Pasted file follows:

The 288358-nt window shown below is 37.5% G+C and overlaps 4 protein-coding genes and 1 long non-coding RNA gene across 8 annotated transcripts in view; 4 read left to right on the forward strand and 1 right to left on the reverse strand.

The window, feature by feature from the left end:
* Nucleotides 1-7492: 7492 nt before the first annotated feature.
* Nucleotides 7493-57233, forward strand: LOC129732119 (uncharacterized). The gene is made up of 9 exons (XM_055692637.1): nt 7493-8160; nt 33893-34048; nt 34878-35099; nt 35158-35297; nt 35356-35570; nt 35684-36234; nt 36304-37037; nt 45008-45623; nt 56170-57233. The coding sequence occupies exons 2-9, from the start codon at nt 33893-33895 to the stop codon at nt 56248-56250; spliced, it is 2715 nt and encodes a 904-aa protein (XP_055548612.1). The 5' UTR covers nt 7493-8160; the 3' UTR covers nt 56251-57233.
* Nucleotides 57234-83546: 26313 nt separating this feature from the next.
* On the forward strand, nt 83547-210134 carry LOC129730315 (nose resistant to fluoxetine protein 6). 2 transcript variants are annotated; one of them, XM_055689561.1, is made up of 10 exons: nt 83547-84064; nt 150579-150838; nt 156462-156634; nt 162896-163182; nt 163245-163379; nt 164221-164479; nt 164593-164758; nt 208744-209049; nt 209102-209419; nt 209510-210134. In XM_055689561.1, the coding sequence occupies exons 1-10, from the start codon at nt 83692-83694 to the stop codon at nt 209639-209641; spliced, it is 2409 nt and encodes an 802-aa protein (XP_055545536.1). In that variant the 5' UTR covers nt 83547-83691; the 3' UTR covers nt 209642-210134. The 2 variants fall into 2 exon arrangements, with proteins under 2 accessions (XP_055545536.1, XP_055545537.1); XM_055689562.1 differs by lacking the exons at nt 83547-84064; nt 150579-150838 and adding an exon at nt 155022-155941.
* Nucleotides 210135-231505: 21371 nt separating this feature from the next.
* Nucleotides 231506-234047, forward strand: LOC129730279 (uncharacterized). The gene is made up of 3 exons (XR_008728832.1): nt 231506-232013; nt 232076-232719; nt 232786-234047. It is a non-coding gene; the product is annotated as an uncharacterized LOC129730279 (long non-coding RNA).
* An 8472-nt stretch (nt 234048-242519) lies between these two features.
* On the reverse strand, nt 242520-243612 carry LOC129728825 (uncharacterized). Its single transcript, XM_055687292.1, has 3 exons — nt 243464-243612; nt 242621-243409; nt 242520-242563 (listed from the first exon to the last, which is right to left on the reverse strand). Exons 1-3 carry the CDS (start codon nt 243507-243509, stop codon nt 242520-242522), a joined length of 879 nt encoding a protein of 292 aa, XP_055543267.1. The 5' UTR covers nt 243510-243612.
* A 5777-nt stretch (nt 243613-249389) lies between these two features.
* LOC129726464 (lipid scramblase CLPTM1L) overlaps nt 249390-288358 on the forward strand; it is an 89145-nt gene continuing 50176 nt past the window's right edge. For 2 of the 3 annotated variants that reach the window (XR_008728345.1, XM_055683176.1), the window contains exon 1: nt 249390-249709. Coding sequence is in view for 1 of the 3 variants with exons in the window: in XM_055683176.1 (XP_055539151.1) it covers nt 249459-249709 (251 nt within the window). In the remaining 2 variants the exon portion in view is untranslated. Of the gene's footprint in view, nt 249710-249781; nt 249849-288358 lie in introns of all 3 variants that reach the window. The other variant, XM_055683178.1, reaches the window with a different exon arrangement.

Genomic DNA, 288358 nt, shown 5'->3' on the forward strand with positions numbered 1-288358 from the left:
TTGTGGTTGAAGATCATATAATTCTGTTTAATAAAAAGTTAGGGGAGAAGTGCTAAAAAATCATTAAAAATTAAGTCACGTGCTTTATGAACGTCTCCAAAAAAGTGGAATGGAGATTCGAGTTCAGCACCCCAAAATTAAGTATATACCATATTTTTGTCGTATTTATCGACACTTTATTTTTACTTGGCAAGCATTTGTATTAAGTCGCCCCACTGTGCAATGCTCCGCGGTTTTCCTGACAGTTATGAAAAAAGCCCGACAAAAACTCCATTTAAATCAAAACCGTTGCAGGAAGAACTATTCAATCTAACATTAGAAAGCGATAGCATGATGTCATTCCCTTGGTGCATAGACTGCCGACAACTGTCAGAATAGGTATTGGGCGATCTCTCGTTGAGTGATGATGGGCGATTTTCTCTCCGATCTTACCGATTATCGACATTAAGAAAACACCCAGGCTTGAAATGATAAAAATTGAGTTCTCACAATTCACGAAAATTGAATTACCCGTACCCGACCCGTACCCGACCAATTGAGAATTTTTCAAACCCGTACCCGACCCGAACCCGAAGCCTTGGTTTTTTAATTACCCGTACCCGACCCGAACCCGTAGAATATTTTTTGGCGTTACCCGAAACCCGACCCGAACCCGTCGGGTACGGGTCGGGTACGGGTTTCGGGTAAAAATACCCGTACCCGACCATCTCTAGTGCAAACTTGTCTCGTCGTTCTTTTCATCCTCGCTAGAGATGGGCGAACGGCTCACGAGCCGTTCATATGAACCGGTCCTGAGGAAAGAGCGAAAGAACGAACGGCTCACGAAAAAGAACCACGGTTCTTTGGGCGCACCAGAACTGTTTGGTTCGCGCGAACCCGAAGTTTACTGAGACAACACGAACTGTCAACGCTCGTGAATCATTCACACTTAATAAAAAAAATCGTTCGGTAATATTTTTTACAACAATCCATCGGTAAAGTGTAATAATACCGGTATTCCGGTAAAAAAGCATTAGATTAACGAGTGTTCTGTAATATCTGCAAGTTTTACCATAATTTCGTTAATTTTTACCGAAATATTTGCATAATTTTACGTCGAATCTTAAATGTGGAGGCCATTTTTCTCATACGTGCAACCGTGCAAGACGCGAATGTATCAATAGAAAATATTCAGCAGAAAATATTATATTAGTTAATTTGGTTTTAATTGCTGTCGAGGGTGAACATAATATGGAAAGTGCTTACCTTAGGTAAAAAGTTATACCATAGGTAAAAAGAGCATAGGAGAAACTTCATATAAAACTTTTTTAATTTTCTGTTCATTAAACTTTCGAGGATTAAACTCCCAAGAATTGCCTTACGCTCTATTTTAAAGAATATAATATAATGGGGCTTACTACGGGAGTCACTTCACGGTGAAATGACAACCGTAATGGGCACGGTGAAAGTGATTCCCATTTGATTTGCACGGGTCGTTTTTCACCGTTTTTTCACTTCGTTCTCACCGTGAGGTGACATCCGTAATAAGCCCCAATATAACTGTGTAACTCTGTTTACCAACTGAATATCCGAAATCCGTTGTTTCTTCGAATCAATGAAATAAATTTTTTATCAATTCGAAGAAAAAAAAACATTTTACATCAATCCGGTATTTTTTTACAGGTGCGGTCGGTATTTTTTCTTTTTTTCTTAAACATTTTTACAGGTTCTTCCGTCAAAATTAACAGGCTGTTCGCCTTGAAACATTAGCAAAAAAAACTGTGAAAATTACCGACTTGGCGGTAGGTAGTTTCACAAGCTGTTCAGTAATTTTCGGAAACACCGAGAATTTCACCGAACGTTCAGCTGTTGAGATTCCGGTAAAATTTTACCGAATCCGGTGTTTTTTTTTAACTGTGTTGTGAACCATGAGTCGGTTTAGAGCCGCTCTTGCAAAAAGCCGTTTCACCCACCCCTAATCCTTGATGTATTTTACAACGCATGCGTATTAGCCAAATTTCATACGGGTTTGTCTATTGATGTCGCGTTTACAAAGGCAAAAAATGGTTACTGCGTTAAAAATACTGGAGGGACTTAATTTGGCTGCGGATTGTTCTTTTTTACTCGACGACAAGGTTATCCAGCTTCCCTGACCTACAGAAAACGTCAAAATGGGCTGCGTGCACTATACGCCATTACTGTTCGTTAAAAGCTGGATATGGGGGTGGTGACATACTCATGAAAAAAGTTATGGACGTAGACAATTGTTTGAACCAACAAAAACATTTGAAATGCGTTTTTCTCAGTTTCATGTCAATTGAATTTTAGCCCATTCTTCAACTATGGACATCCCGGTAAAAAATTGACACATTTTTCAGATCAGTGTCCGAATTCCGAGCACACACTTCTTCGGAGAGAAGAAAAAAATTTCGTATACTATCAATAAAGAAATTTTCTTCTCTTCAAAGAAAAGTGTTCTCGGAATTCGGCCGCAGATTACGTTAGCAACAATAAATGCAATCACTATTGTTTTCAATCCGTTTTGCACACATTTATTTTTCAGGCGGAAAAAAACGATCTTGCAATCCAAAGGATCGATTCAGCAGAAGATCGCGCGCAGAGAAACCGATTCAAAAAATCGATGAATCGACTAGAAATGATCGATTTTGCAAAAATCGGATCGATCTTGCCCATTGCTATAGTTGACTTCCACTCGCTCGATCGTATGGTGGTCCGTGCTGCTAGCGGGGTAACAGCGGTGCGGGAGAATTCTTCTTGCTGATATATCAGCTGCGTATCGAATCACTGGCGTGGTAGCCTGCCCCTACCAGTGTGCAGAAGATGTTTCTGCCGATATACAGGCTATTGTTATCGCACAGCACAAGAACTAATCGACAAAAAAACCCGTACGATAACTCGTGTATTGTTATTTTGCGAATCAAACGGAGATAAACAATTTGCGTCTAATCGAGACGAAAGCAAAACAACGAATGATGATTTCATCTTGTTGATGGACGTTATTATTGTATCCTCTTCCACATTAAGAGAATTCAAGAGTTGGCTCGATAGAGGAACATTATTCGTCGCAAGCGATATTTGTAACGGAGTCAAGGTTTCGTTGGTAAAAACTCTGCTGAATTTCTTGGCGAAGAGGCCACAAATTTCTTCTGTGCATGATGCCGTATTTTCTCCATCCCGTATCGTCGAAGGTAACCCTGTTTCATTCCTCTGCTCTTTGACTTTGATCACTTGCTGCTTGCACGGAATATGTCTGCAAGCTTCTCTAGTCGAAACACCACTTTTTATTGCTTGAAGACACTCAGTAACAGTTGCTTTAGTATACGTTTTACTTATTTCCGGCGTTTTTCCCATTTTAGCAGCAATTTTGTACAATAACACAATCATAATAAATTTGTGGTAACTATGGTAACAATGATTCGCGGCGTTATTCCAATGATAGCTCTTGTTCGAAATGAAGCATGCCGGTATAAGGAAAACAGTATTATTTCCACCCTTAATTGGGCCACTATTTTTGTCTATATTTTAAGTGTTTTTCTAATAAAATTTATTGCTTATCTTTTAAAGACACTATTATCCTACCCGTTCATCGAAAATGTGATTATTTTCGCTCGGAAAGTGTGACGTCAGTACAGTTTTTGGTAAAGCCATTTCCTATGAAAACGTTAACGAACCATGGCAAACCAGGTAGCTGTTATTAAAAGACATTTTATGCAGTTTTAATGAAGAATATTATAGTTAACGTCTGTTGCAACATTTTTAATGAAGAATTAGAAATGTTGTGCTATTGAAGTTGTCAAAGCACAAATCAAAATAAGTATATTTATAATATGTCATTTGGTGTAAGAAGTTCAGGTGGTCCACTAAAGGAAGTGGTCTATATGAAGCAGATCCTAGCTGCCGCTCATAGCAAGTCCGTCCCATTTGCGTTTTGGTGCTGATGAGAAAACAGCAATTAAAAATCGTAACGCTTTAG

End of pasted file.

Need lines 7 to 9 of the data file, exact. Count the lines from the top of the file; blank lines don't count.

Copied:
* Nucleotides 210135-231505: 21371 nt separating this feature from the next.
* Nucleotides 231506-234047, forward strand: LOC129730279 (uncharacterized). The gene is made up of 3 exons (XR_008728832.1): nt 231506-232013; nt 232076-232719; nt 232786-234047. It is a non-coding gene; the product is annotated as an uncharacterized LOC129730279 (long non-coding RNA).
* An 8472-nt stretch (nt 234048-242519) lies between these two features.